Flow cytometry was performed with a FACScan argon laser cytometer (BD Biosciences, San Jose, CA) to determine whether the processed lipoaspirate cells were characteristic of ADSC according to a previous study (21). Briefly, cells were harvested in 0.25% trypsin/EDTA and fixed for 30 minutes in ice-cold 2% for-maldehyde. The fixed ADSCs were washed in flow cytometry buffer and incubated for 30 minutes in flow cytometry buffer containing anti-CD29Pacific Blue, CD44PE, CD45APC, and CD34FITC (BD Biosciences). Differentiation of ADSC was confirmed as described previously (20).

3D spheroid culture and preparation of CM

The ADSC-CM was prepared using ADSC spheroids as previously described (22). A 12-series micro-mold (The 3D Petri Dish; Merck KGaA, Darmstadt, Germany) was used to prepare microwells following the manufacturer’s instructions. After the third passage, ADSCs were plated at 1×106 per well, and the microwells were incubated at 37℃ and 5% CO2 for 3 days to induce cell spheroids. After aspirating the media, 2 ml of serum-free DMEM were added, and ADSC-CM was collected after 48 hours of incubation. The collected ADSC-CM samples were concentrated using 3 kDa cut-off centrifugal filter units (Mer-ck KGaA) following the manufacturer’s instructions. The Bradford assay reagent (Sigma Aldrich) was used to measure protein concentration in the CM. The ADSC-CM was stored at −80℃ until use.

Renal IRI induction and parenchymal injection

A laparotomy was performed in the sham group, and a right nephrectomy was performed in the nephrectomy control group. In the other two groups, a right nephrec-tomy was performed, and IRI of the left kidney was induced. IRI induction was performed in the left kidney as previously described (10, 23). ADSC-CM was injected via the renal parenchymal route based on the results of our previous study (10). A Hamilton syringe needle containing 100 μl of vehicle or ADSC-CM was pierced from the lower pole to the upper pole of the kidney. While pulling out the needle, the contents were gradually released from the syringe.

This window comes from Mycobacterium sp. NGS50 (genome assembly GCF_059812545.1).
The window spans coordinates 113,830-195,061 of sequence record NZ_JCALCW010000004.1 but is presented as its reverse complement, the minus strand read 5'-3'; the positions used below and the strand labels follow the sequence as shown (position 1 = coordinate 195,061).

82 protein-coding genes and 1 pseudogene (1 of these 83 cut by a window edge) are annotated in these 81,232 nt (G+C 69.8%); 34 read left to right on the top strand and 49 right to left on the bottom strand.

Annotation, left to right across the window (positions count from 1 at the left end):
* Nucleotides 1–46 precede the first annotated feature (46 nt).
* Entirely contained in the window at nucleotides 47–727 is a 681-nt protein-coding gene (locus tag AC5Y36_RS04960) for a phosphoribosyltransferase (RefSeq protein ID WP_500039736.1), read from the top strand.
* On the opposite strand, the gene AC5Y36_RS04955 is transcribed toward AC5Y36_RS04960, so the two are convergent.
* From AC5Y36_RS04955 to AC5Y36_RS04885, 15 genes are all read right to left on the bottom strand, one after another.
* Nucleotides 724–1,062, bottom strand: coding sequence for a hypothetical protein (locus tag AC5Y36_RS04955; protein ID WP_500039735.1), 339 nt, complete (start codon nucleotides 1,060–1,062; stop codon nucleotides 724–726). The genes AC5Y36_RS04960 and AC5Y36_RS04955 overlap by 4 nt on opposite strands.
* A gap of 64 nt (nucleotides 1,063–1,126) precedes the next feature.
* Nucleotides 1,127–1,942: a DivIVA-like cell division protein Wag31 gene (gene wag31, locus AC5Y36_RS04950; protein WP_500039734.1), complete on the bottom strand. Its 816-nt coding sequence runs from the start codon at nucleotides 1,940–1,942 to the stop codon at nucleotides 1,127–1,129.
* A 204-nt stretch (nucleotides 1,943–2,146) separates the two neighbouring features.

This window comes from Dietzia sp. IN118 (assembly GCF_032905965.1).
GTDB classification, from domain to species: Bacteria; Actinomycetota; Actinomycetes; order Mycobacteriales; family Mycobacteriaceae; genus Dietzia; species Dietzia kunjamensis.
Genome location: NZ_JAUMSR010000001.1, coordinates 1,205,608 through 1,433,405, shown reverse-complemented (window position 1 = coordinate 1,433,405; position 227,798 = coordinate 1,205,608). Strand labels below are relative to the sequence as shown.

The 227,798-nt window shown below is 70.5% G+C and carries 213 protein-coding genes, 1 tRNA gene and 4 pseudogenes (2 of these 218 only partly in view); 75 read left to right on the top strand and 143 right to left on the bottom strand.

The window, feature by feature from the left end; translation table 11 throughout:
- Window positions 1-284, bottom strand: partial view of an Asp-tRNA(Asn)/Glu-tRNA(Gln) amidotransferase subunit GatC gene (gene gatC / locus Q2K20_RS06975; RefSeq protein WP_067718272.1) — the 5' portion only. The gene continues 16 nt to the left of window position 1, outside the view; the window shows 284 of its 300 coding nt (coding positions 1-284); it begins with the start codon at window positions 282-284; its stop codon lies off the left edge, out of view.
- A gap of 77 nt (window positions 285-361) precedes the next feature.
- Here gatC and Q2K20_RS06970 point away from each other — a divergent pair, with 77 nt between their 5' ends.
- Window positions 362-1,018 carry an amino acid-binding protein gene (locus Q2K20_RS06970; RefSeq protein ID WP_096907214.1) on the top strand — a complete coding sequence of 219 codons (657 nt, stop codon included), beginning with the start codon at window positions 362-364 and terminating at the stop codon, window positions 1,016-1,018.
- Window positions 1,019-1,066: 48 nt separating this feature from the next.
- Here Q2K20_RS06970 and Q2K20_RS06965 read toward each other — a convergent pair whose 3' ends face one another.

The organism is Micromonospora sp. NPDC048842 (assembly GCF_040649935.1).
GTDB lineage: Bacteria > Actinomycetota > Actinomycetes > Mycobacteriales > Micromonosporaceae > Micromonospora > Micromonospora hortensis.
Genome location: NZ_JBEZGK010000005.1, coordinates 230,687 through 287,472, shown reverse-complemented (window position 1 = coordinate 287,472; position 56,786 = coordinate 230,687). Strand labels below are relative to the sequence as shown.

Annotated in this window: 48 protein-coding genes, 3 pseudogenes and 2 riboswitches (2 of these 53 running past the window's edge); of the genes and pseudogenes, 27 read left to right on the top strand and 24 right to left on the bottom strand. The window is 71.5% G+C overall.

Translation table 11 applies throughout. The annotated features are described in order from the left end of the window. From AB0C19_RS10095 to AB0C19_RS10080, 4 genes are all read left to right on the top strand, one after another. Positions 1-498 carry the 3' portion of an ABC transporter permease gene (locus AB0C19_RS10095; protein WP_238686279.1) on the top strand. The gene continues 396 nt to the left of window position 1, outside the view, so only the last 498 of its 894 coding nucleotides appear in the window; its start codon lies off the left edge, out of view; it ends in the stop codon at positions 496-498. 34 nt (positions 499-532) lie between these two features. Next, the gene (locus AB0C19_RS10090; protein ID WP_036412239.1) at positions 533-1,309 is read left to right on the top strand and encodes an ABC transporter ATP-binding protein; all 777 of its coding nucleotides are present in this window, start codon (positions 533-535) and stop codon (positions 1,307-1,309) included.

Observation of mortality and measurements of body weight and food consumption

All rats were observed daily for mortality. Body weights were measured 28 days before and 1, 2, 3, 4, 7, and 14 days after surgical procedures. The food consumption was measured as previously described (10).

Determination of renal function

Serum blood urea nitrogen (BUN) and serum and urine creatinine levels were measured to evaluate the renal function. Urine was collected from the rats in a metabolic cage to estimate the 24-hour urine volume. The creatinine clearance (CrCl) was computed using the previously described formula (10).

Kidney harvest

The left kidney of all groups was harvested for histological examination. The weight of the left kidney was measured immediately after harvest. The kidney was cut in half, and the cross-section was visually observed. The renal index was computed using the previously described formula (10).

Hematoxylin and eosin staining and histopathological score

Kidney tissues were sectioned at 4 μm intervals, and hematoxylin & eosin staining was performed by standard methods. Histopathological scores were blindly estimated based on a previous study (24). Histopathological scores were quantitated by calculating the degree of interstitial fibrosis, interstitial inflammation, tubular dilation, tubular basophilia, intratubular eosinophilic granules, and glomerulus degeneration in ten randomly chosen non-overlapping fields.

Sirius red staining

Sirius red staining was performed as previously described (10, 23). Whole kidney slides of each rat were digitized with a Panoramic SCAN digital slide scanner (3D-HISTECH Ltd., Budapest, Hungary), and the histological images were subsequently analyzed by panoramic case viewer software (3DHISTECH Ltd.) at 20 times magni-fication. Four randomly selected kidney cortex and medulla fields from each rat were photographed using 3D-HISTECH’s CaseViewer. All images were analyzed using Adobe Photoshop to quantify signals. The results of Sirius red staining were presented as the percentage of collagen-positive areas in the total area of the cortex or medulla of each field.